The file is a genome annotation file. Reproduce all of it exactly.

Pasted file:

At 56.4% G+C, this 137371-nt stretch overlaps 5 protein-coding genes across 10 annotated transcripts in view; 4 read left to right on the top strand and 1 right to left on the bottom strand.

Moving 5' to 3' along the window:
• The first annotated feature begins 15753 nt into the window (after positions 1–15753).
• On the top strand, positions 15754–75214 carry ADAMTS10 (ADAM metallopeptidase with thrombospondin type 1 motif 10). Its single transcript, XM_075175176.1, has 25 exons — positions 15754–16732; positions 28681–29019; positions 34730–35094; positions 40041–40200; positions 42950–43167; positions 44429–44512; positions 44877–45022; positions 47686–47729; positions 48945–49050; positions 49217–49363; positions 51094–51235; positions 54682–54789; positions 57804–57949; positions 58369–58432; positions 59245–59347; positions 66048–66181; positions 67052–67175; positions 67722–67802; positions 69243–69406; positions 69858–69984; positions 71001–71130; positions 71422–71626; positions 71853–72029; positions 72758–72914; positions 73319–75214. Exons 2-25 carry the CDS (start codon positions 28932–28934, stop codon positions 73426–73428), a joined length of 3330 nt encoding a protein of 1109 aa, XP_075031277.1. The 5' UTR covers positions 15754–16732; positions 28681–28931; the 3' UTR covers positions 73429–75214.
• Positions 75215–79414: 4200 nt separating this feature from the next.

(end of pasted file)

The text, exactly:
At 56.4% G+C, this 137371-nt stretch overlaps 5 protein-coding genes across 10 annotated transcripts in view; 4 read left to right on the top strand and 1 right to left on the bottom strand.

Moving 5' to 3' along the window:
• The first annotated feature begins 15753 nt into the window (after positions 1–15753).
• On the top strand, positions 15754–75214 carry ADAMTS10 (ADAM metallopeptidase with thrombospondin type 1 motif 10). Its single transcript, XM_075175176.1, has 25 exons — positions 15754–16732; positions 28681–29019; positions 34730–35094; positions 40041–40200; positions 42950–43167; positions 44429–44512; positions 44877–45022; positions 47686–47729; positions 48945–49050; positions 49217–49363; positions 51094–51235; positions 54682–54789; positions 57804–57949; positions 58369–58432; positions 59245–59347; positions 66048–66181; positions 67052–67175; positions 67722–67802; positions 69243–69406; positions 69858–69984; positions 71001–71130; positions 71422–71626; positions 71853–72029; positions 72758–72914; positions 73319–75214. Exons 2-25 carry the CDS (start codon positions 28932–28934, stop codon positions 73426–73428), a joined length of 3330 nt encoding a protein of 1109 aa, XP_075031277.1. The 5' UTR covers positions 15754–16732; positions 28681–28931; the 3' UTR covers positions 73429–75214.
• Positions 75215–79414: 4200 nt separating this feature from the next.